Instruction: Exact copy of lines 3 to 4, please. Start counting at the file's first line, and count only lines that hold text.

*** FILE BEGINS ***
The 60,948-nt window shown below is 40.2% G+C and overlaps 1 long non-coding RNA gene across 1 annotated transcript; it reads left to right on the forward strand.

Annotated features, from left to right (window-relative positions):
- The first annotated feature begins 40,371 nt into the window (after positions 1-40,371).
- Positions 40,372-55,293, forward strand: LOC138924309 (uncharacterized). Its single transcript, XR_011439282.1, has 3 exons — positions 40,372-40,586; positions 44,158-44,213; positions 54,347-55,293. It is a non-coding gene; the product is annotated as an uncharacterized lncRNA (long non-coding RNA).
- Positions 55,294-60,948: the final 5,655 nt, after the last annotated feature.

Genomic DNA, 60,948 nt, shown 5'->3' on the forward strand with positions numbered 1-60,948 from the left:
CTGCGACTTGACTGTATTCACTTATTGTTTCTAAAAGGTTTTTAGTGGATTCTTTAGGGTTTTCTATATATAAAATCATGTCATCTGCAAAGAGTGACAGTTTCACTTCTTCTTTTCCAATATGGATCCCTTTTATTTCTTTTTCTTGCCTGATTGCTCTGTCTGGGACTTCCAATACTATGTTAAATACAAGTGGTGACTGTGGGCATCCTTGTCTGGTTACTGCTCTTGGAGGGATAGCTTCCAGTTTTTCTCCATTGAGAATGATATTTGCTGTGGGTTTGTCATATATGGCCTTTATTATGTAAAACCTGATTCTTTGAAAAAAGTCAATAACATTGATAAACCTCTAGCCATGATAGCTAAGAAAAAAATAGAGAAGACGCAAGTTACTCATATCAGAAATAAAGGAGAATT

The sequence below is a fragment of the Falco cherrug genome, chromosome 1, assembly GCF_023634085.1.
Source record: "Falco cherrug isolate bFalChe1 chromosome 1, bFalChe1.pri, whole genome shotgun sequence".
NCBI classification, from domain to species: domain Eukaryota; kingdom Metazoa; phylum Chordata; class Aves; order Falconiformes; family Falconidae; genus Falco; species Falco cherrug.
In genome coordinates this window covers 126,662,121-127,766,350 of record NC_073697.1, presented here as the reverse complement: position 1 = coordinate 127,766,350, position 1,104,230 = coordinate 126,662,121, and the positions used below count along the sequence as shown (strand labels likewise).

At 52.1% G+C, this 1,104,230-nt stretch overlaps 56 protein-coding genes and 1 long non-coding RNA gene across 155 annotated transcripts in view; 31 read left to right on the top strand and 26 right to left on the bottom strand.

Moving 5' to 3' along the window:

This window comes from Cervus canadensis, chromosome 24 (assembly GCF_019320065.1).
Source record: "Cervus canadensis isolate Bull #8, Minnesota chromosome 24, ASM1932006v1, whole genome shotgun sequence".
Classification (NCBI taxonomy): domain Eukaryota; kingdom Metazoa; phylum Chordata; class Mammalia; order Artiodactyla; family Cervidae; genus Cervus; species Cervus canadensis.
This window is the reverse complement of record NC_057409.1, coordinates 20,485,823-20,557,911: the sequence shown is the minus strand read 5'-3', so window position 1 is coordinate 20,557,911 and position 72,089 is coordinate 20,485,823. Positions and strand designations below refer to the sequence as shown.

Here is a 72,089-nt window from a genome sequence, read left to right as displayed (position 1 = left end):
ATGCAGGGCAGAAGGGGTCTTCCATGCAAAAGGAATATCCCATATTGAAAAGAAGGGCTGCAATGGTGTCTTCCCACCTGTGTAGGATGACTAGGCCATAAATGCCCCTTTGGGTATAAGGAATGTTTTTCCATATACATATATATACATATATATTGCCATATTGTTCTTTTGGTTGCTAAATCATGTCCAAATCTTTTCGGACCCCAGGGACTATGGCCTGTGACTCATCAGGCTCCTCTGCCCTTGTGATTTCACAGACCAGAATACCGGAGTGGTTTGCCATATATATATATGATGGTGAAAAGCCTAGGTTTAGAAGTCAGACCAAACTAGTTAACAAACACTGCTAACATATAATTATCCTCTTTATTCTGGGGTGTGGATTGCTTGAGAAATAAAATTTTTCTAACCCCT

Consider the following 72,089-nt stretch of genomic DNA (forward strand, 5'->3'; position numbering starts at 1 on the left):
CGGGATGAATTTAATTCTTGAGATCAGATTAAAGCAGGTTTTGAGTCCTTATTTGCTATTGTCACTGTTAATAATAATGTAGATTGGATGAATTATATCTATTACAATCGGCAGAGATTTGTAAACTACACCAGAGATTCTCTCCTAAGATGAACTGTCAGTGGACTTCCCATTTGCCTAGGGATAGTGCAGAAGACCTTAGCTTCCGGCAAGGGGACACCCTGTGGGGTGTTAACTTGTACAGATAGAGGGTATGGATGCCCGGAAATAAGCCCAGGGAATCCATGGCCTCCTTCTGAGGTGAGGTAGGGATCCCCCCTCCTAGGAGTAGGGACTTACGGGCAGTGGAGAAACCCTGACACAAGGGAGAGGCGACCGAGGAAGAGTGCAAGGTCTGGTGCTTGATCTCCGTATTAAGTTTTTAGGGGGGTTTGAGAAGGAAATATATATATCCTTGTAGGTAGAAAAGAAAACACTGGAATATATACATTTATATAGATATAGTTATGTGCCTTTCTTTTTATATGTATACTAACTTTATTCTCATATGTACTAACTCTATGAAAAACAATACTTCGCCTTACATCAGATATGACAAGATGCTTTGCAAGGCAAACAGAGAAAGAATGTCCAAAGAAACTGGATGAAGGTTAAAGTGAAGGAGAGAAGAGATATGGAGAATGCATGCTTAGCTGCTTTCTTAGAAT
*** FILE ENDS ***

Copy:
- The first annotated feature begins 40,371 nt into the window (after positions 1-40,371).
- Positions 40,372-55,293, forward strand: LOC138924309 (uncharacterized). Its single transcript, XR_011439282.1, has 3 exons — positions 40,372-40,586; positions 44,158-44,213; positions 54,347-55,293. It is a non-coding gene; the product is annotated as an uncharacterized lncRNA (long non-coding RNA).